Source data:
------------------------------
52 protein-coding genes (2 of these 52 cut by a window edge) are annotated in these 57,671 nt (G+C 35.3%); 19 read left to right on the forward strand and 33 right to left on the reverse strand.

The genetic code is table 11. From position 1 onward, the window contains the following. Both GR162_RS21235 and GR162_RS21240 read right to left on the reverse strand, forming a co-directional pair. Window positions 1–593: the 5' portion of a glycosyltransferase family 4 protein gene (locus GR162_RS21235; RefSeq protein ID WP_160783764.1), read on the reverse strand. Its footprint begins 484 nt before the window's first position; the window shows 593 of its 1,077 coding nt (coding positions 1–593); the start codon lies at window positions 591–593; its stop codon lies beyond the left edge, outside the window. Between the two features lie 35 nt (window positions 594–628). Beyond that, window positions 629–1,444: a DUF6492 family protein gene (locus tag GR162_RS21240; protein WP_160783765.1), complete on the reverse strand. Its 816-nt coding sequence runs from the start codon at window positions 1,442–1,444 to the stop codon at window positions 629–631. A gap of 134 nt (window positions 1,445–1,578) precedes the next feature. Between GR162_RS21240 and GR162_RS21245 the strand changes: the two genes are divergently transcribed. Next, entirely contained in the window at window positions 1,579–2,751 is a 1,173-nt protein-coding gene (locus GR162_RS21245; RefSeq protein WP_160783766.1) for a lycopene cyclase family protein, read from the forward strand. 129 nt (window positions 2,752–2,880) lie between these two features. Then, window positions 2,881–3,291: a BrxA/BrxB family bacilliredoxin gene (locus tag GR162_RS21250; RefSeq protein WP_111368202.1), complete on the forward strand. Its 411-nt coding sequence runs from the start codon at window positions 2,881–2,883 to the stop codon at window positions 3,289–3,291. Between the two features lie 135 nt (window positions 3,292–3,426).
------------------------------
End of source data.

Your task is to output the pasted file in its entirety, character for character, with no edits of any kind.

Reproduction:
52 protein-coding genes (2 of these 52 cut by a window edge) are annotated in these 57,671 nt (G+C 35.3%); 19 read left to right on the forward strand and 33 right to left on the reverse strand.

The genetic code is table 11. From position 1 onward, the window contains the following. Both GR162_RS21235 and GR162_RS21240 read right to left on the reverse strand, forming a co-directional pair. Window positions 1–593: the 5' portion of a glycosyltransferase family 4 protein gene (locus GR162_RS21235; RefSeq protein ID WP_160783764.1), read on the reverse strand. Its footprint begins 484 nt before the window's first position; the window shows 593 of its 1,077 coding nt (coding positions 1–593); the start codon lies at window positions 591–593; its stop codon lies beyond the left edge, outside the window. Between the two features lie 35 nt (window positions 594–628). Beyond that, window positions 629–1,444: a DUF6492 family protein gene (locus tag GR162_RS21240; protein WP_160783765.1), complete on the reverse strand. Its 816-nt coding sequence runs from the start codon at window positions 1,442–1,444 to the stop codon at window positions 629–631. A gap of 134 nt (window positions 1,445–1,578) precedes the next feature. Between GR162_RS21240 and GR162_RS21245 the strand changes: the two genes are divergently transcribed. Next, entirely contained in the window at window positions 1,579–2,751 is a 1,173-nt protein-coding gene (locus GR162_RS21245; RefSeq protein WP_160783766.1) for a lycopene cyclase family protein, read from the forward strand. 129 nt (window positions 2,752–2,880) lie between these two features. Then, window positions 2,881–3,291: a BrxA/BrxB family bacilliredoxin gene (locus tag GR162_RS21250; RefSeq protein WP_111368202.1), complete on the forward strand. Its 411-nt coding sequence runs from the start codon at window positions 2,881–2,883 to the stop codon at window positions 3,289–3,291. Between the two features lie 135 nt (window positions 3,292–3,426).